7 7 7
```

Oops.

We can fix the solution, and actually even make it shorter (but a
bit harder to explain), by using the grade-up operator (`>`

).

Let’s go back to our table `r`

:

```
r:(v%)'.5+!s
```

Instead of sorting, we now grade the flattened `r`

up:

```
>,/r
0 2 3 1 6 5 9 8 12 4 15 11 18 21 14 7 24 17 27 30 10 20 33 36 23 39 13 26 42 29 16 32 35 19 38 41 22 44 25 28 31 34 37 40 43
```

What does this mean? It says the biggest number is the 0th element, the second biggest number is the 2nd element, the third biggest number is the 3rd element, and so on.

This is not directly useful, but a well-known trick is to grade-down (`<`

)
this list now:

```
<>,/r
0 3 1 2 9 5 4 15 7 6 20 11 8 26 14 10 30 17 12 33 21 13 36 24 16 38 27 18 39 29 19 40 31 22 41 32 23 42 34 25 43 35 28 44 37
```

And this is actually the rank of each seat! (I recommend spending a few minutes to figure this out on your own.)

But now the column structure is lost. We can recreate it with
the new cut (`^`

) operator that replaces the reshape operator.
As we have as many columns as votes, we get:

```
(#v)^<>,/r
0 3 1
2 9 5
4 15 7
6 20 11
8 26 14
10 30 17
...
```

But again, we are only interested in the seats less than `s`

, so

```
s>(#v)^<>,/r
111
111
101
101
101
100
100
100
000
...
```

And we can sum up again:

```
+/s>(#v)^<>,/r
8 2 5
```

Since this solution doesn’t require `r`

later, we can just inline it:

```
+/s>(#v)^<>,/(v%)'.5+!s
```

The other algorithm is the divisor method (*Divisorverfahren*), which
says you find a number (it doesn’t say how, so not really an
algorithm…) such that the *rounded* sum of the votes divided by this
divisor equals to the number of seats.

Given a divisor `x`

, we can divide (`%`

) the votes:

```
x:681
v%x
7.63583 2.496329 4.552129
```

To round these values, we use the idiom of adding 1/2 and taking the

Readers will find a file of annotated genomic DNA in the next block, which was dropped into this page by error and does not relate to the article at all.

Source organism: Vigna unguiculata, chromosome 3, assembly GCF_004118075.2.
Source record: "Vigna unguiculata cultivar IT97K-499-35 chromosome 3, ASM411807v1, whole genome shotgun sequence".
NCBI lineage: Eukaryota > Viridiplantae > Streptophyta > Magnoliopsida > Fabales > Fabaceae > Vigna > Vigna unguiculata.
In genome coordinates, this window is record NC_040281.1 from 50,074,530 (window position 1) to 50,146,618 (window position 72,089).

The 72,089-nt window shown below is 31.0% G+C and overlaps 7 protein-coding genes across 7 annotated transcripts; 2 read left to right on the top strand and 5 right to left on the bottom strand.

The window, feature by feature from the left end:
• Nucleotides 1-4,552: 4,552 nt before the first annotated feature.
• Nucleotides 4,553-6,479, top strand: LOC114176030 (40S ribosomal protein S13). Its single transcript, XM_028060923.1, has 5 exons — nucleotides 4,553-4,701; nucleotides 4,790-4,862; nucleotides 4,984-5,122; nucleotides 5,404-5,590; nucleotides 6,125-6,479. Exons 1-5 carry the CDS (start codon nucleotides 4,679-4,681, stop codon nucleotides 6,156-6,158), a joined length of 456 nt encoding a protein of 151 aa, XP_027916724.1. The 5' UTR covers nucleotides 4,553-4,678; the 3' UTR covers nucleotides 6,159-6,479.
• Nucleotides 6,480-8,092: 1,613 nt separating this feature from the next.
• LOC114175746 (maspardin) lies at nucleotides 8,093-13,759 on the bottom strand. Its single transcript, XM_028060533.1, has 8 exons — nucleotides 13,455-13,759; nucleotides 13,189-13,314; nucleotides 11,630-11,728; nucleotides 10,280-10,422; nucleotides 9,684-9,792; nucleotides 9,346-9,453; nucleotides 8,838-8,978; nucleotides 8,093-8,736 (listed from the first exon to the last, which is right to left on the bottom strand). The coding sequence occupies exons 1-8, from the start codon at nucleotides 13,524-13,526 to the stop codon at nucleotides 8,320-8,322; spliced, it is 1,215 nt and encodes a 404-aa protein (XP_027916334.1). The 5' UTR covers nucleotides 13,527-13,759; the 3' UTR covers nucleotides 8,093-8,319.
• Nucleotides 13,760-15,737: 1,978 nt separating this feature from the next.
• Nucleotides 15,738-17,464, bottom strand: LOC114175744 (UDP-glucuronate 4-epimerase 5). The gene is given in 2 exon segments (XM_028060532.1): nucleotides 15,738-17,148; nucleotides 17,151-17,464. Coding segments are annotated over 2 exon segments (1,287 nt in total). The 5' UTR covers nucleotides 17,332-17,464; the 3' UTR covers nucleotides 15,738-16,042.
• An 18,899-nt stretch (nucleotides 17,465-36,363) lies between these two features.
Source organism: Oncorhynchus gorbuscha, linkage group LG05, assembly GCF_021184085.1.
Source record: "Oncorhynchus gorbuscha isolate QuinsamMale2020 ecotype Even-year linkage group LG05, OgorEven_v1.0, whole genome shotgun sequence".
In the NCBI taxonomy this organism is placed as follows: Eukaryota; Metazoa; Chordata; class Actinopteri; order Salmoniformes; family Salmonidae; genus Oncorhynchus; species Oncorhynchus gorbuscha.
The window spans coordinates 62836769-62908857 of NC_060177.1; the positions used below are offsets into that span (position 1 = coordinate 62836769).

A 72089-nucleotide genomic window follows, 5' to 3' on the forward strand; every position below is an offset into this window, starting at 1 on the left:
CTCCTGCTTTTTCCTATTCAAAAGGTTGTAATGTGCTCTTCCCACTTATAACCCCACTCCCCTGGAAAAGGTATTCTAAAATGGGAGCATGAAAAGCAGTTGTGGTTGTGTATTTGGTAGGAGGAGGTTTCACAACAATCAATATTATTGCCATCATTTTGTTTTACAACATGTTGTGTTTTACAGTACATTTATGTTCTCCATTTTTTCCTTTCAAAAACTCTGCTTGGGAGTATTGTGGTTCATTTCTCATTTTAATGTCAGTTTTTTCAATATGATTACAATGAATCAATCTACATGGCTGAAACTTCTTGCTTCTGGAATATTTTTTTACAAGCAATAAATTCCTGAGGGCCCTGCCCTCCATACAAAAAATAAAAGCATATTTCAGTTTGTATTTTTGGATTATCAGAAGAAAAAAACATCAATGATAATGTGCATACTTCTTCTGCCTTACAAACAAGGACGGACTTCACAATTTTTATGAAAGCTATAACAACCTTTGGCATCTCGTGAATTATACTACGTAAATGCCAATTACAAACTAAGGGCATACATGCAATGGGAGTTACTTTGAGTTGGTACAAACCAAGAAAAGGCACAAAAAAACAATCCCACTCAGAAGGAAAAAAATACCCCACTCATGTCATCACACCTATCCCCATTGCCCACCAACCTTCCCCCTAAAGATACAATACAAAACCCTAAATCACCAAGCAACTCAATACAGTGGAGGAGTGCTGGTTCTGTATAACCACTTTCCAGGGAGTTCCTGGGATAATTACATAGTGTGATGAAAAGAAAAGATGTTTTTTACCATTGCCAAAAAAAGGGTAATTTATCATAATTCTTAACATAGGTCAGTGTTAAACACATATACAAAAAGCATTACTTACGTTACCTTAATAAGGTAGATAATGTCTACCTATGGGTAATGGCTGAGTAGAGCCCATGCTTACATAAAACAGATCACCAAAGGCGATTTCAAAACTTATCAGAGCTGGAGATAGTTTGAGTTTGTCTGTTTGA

integer part (a.k.a floor, `_`

):

```
_.5+v%x
8 2 5
```

As we know, this sums up to `s`

:

```
+/_.5+v%x
15
s=+/_.5+v%x
1b
```

But how do we find the `x`

? We’ll use a while loop (`/:`

) for that, because
we know that we’ll find a divisor by counting up, and every solution
that sums up to `s`

is the same. So the first is good enough.

```
{s<+/_.5+v%x}(1+)/:1
681
```

Then, we can divide again for this divisor, and get the same result as with the previous method.

```
_.5+v%{s<+/_.5+v%x}(1+)/:1
8 2 5
```

However, due to the linear search for the quotient, this method is slower.

Finally, we can insert the official results and check the election:

```
v: 9983378 11756412 1007445 1559070 8878524 1419438 1597499 1318396 395847 273557 86275 142051 339665 247453 528617 732056 120877
s: 80
+/s>(#v)^<>,/(v%)'.5+!s
20 23 2 3 18 3 3 3 1 1 0 0 1 0 1 1 0
```

This agrees with the official seat assignment.

For funsies (and because I’m pretty bored), we can contrast the new election algorithm with the previous ones. At the 2014 election, the Hare/Niemeyer method was used. Here’s the code, perhaps you can figure it out:

```
_q+(s-+/_q)><>q-_q:s*v%+/v
20 23 2 3 18 3 3 3 1 1 0 0 1 0 1 1 0
```

This yields the same result as Sainte-Laguë for this election.
There is still a significant difference between these methods:
if we compute how many more votes *mut* would have needed to get a seat,
it’s 6220 additional votes with Sainte-Laguë, but 26105 with
Hare/Niemeyer!

Until 2010, the d’Hondt method
was used. Here, we just have to tweak the `.5+`

offset:

```
+/s>(#v)^<>,/(v%)'1+!s
21 25 2 3 19 3 3 2 0 0 0 0 0 0 1 1 0
```

Using this method would have kicked out three small parties that are in this year! To no surprise, the big conservative parties want back to this system.

NP: Trembling Bells—This Is How The World Will End